When all the smoke and dust settled the Phoenix Suns opted to make the move to retain chemistry, flexibility, and the current roster that is responsible for the most surprising story in the NBA this season. In the end the Suns (32-21) did not have to make a move even though they had some cards in their hands.
The Emeka Okafor Card was a solid one to have, but in the end if there wasn't a great move to make did the team lose anything by not playing that card?
Obviously the answer is no all the while talking heads and radio hosts will have to fill time slots or airwaves with trade banter about the team that did not make a move with one if the better "assets" this season. They will question the team and float out their arm-chair GM theories that are golden and would have made the team an instant title contender, because of course they will. Why not? That is their job. Objectivity does not waste any precious moments in the world of sports.
Nearly every year the San Antonio Spurs and other wise contenders look around, ponder options, and maybe tweak things every so slightly. We saw that this year with the Nando De Colo trade that brought them back Austin Daye.
Those teams don't fret with the idea of the "big move" that steals the headlines. Rarely do those headlines pave the streets of a Championship Parade.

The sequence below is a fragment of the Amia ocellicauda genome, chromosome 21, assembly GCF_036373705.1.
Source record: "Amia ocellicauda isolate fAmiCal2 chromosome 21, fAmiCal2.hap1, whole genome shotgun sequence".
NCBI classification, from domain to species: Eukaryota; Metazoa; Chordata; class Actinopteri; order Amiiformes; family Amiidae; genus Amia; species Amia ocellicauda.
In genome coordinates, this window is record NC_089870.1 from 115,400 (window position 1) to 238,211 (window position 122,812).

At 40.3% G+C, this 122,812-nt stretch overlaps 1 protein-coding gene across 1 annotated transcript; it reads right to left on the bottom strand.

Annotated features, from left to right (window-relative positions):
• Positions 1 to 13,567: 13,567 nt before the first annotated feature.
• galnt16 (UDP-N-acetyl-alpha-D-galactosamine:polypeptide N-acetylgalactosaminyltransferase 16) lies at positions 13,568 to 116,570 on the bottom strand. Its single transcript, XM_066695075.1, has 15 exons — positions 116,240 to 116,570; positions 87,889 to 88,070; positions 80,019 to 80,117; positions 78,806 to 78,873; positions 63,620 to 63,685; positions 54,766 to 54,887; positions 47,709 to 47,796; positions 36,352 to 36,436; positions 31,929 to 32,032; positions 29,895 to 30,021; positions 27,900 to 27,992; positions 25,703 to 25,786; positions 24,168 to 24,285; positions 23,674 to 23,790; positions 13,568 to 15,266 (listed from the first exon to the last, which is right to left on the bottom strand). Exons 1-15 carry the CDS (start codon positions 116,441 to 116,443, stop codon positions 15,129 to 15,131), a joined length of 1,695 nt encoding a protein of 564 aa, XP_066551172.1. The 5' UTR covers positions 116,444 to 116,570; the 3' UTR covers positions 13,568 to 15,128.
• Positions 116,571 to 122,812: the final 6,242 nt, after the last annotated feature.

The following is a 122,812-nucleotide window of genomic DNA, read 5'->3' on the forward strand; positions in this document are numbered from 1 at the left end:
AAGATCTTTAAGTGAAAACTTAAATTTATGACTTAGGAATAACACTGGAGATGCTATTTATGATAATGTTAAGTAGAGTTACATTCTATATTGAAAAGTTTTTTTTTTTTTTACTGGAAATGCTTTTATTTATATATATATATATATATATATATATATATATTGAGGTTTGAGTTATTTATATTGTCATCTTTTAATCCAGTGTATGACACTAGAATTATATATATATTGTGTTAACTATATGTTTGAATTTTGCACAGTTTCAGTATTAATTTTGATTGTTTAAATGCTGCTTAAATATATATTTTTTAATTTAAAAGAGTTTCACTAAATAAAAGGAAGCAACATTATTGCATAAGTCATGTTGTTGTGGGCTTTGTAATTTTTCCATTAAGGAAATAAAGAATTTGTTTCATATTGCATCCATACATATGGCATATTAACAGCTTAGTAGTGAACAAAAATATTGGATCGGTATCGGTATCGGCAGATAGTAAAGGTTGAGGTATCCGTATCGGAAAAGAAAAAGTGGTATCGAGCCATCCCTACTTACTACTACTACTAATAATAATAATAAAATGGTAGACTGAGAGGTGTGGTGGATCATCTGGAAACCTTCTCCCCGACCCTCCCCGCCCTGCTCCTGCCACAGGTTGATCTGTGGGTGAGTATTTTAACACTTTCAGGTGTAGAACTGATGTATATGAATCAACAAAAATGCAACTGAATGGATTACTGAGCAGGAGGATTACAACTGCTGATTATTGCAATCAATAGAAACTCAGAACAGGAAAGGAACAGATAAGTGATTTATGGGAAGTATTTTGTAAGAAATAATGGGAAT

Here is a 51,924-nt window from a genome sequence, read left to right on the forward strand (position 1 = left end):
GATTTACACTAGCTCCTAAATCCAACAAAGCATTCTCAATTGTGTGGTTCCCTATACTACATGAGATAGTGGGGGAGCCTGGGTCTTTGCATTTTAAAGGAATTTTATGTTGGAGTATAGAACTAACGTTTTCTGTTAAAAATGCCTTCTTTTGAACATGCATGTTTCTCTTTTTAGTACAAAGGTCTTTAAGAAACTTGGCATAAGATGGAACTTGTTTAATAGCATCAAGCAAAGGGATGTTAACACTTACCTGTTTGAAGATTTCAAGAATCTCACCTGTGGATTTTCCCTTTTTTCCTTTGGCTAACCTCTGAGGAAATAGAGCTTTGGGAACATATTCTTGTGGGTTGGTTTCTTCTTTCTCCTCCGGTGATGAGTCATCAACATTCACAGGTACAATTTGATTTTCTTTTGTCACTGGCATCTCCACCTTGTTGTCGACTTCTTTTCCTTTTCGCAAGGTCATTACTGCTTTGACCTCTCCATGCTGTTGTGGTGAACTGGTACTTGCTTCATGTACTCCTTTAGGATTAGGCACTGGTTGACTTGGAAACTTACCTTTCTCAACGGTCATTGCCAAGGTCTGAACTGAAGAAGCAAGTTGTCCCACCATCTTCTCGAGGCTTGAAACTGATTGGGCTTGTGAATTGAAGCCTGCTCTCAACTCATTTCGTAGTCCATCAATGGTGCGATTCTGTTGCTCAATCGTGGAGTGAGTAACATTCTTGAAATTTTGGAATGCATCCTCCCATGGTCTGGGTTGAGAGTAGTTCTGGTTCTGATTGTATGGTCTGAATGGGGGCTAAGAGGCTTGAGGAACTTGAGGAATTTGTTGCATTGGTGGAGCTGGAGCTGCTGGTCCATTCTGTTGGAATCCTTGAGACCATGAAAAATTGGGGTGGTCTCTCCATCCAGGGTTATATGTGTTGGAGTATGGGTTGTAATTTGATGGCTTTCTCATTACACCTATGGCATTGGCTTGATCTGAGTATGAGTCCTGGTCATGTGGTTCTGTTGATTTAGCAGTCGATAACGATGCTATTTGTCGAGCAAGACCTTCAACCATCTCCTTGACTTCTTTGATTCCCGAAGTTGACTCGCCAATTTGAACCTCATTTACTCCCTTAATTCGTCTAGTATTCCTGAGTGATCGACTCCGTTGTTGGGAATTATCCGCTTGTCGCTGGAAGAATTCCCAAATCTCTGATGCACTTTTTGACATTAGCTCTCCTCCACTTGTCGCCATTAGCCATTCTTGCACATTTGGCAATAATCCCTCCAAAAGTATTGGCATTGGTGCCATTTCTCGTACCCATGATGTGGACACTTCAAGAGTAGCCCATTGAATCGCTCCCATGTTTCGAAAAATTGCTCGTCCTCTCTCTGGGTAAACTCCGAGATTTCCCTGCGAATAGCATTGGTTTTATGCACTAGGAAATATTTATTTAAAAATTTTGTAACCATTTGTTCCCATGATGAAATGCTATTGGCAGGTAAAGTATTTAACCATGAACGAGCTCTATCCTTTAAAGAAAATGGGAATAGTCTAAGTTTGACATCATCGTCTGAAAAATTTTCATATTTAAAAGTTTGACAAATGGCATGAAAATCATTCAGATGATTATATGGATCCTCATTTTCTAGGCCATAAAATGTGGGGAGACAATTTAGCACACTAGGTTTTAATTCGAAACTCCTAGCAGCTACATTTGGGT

Over the off-season the Suns did their subtle tweaking by adding Miles Plumlee, Gerald Green, Ish Smith, and drafting Archie Goodwin. They made their splash landing Eric Bledsoe for a veteran role player and a pick. Like a thief in the night Ryan McDonough moved experience for youth and draft picks while forming one of the ten best teams in the NBA 53 games through this season. He was questioned then and proved to be ahead of us all. Again, he will be questioned, but this time for the lack of a move when he had more in his arsenal to work with this time.
This is not a video game.
NBA General Managers do not trade two 76 ratings for an 82, then trade the 82 with a pick for a 90, and then become a virtual contender off the couch.
What McDonough did was brave and in all likelihood the correct course. He sat down in the make believe fire the media created when he easily could have stood up. As a first year General Manager one of the hardest things to do is not make every move that presents itself as a potential season changing play. Look through history, even just recent history, first year or inexperienced General Managers like to swing big and often come up with nothing but air.
Sitting back with the sixth best team in the toughest conference in the NBA right now was the right decision. Especially with Eric Bledsoe potentially around the corner from a return to action.
The Thunder, Clippers, Trail Blazers, Suns, and Mavericks did nothing while the Spurs, Rockets, and Warriors made very subtle adjustments to their rotation. Who were the most active? The Bucks, 76ers, Kings, Bobcats, and Nets... There is a theme there.
Time will tell if the Suns made the right decision on sitting down and doing nothing, but I am trusting the guy that turned a 25 win roster into a playoff contender in less than a calendar year.